Governments warn travellers to avoid Bangkok

14th April 2009, Comments 0 comments

As Thai troops fired warning shots and tear gas in clashes with petrol bomb-hurling protesters in Bangkok, leaving 70 injured, foreign ministries across the world issued travel warnings to their citizens.

Governments around the world urged their citizens to stay away from the protest-hit Thai capital Bangkok, and in some cases the whole of Thailand, unless absolutely necessary.

As Thai troops fired warning shots and tear gas in clashes with petrol bomb-hurling protesters in Bangkok, leaving 70 injured, foreign ministries across the world issued travel warnings to their citizens.

So far however, there have been no reports of tourists being hurt.

Thai Prime Minister Abhisit Vejjajiva on Sunday issued a state of emergency in the capital, after a similar measure was imposed the day before in the popular resort city of Pattaya, 150 kilometres (90 miles) away.

Australian Foreign Minister Stephen Smith urged his country's nationals to reconsider any travel plans, as the situation in the "Land of Smiles" deteriorated.

"Those Australians who are in Bangkok, we urge them to stay within their homes or their hotels, to certainly avoid demonstrations and to certainly avoid large gatherings of people," Smith added.

Smith's warning echoed an official travel advisory issued Monday, the fourth time in three days that the Australian government's advice on Thailand has been revised in the face of a rapidly evolving crisis.

Japan's foreign ministry warned travellers to be on high alert and to avoid government buildings and street rallies.

It also advised against wearing red or yellow T-shirts, so as to avoid being mistaken for either anti- or pro-government protesters.

A particular feature of the unrest in the past year has been the strong allegiance to colours, with the current anti-government demonstrators wearing red, while last year their opponents adopted yellow as their signature colour.

The Philippines, Malaysia and South Korea on Monday also told travellers to stay away from Bangkok or exercise extreme caution there.

Hong Kong stepped up its travel advisory strongly urging against travel there.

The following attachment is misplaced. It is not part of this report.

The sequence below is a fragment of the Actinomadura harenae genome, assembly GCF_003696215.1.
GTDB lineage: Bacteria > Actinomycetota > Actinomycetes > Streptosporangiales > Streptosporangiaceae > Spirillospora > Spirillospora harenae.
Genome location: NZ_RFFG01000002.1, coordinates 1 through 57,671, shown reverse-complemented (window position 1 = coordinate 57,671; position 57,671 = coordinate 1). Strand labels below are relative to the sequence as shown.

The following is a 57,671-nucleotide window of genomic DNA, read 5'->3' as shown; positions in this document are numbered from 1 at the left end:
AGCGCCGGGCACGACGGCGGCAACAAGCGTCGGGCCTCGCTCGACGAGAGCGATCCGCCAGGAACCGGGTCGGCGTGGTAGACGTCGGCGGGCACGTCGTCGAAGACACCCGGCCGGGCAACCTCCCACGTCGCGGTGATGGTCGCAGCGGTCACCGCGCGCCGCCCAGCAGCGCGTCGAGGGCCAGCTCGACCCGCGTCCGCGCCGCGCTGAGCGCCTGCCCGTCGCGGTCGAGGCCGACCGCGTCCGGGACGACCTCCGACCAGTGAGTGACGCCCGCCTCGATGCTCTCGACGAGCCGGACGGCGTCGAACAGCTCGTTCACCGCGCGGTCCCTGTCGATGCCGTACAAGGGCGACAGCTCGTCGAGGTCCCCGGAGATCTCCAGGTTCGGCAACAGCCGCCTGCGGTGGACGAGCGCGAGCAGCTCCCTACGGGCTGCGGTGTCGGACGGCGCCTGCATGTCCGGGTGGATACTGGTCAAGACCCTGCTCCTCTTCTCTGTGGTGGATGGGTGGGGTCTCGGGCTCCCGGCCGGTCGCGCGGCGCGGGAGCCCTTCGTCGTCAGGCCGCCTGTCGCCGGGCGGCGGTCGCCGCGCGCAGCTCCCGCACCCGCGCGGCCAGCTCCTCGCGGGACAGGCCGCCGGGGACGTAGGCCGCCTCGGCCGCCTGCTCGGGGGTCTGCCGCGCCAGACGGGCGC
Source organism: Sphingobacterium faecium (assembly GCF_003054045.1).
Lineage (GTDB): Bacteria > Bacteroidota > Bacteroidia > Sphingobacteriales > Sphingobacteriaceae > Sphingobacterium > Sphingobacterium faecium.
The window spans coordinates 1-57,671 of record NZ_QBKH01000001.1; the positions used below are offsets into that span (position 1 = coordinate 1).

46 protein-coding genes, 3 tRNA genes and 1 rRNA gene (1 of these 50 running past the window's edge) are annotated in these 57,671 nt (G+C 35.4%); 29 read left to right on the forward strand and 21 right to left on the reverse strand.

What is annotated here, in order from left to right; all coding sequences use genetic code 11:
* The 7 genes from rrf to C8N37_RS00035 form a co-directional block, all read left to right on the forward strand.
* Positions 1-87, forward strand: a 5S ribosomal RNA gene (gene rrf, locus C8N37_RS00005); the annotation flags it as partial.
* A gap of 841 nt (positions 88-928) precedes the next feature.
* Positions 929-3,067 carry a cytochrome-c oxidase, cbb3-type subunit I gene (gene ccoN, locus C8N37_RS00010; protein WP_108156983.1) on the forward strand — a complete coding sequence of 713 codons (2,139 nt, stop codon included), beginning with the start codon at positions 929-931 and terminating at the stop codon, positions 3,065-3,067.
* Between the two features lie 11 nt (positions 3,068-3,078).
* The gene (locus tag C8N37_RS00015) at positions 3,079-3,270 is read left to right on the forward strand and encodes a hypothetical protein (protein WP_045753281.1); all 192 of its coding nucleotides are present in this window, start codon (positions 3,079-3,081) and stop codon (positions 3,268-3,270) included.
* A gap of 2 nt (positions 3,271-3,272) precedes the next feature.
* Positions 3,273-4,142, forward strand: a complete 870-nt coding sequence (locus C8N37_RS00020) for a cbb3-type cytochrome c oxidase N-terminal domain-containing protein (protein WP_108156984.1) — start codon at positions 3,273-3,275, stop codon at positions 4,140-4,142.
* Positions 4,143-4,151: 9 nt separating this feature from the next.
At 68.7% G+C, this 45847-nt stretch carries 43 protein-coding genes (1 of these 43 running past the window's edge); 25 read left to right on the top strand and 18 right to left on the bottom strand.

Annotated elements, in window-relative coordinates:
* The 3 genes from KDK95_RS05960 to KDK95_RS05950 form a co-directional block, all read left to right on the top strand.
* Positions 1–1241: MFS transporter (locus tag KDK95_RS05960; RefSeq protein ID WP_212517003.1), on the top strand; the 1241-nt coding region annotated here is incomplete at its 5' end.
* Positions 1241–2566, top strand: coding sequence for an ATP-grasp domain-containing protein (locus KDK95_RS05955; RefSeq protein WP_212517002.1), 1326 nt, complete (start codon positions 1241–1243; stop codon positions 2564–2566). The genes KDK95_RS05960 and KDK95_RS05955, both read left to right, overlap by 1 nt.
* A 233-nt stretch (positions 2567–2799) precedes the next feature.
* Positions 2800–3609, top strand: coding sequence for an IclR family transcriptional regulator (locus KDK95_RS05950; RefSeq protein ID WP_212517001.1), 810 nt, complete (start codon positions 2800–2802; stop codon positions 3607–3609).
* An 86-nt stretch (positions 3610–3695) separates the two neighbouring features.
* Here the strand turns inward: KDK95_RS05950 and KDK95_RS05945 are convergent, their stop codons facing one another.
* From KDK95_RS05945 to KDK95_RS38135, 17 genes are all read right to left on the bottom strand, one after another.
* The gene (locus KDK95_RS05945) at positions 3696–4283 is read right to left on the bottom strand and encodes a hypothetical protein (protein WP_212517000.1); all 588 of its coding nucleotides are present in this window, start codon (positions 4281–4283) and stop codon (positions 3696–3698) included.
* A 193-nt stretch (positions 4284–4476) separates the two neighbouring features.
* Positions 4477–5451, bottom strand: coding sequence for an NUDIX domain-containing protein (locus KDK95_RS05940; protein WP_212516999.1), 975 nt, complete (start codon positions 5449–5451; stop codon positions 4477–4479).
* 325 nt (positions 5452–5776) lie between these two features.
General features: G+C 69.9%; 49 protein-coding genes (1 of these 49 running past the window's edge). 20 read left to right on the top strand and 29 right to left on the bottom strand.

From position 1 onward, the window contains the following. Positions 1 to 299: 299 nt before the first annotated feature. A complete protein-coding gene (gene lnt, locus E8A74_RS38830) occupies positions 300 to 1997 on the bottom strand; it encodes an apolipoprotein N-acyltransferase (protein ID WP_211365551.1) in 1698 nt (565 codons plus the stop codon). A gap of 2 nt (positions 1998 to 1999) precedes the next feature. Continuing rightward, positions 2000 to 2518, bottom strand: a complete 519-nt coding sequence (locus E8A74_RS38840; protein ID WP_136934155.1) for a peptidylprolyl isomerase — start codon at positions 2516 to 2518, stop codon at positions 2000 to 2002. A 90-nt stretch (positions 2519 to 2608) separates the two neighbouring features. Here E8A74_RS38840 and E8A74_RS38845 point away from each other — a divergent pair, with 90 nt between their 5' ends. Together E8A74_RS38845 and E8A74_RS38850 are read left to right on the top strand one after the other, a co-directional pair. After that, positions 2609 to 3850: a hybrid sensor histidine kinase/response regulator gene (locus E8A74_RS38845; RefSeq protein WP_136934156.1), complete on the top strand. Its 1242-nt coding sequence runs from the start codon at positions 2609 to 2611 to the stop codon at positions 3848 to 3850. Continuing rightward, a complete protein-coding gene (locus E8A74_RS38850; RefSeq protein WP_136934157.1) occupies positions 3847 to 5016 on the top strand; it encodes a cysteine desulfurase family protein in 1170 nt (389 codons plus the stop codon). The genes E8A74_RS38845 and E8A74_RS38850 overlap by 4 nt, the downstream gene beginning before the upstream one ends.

Hong Kong's Travel Industry Council estimated there were around 8,000 visitors from Hong Kong currently in Thailand, many who had jetted there over the long Easter weekend holiday.

After an Asian summit in Pattaya was cancelled because of the protests Saturday, Moscow quickly issued a warning.

"Russia's foreign ministry recommends that Russian tourists refrain from visiting Bangkok as long as protests continue, and those who stay in the town of Pattaya not to leave their hotels if possible," a ministry statement said.

Bangkok has become increasingly popular with Russians in recent years.

Britain meanwhile also urged its citizens to steer clear of the capital.

"In view of the deteriorating security situation, anyone considering going to Bangkok should urgently review their plans," said a statement from the foreign office.

"British residents in, and visitors to, Bangkok are advised to avoid any areas where demonstrations are taking place and to stay indoors as far as possible."

It was a similar message from several other European governments.

Describing the situation in the country as "very unstable", Spain's foreign ministry advised against travel to Bangkok, or even using the airport as a transit point to other destinations.

Austria, Belgium, Germany, Italy and the Netherlands all advised against non-essential voyages to Bangkok and urged anyone already there to avoid the protests.

Portugal advised anyone wanting to travel to Thailand to contact the consular authorities first.

AFP/Expatica

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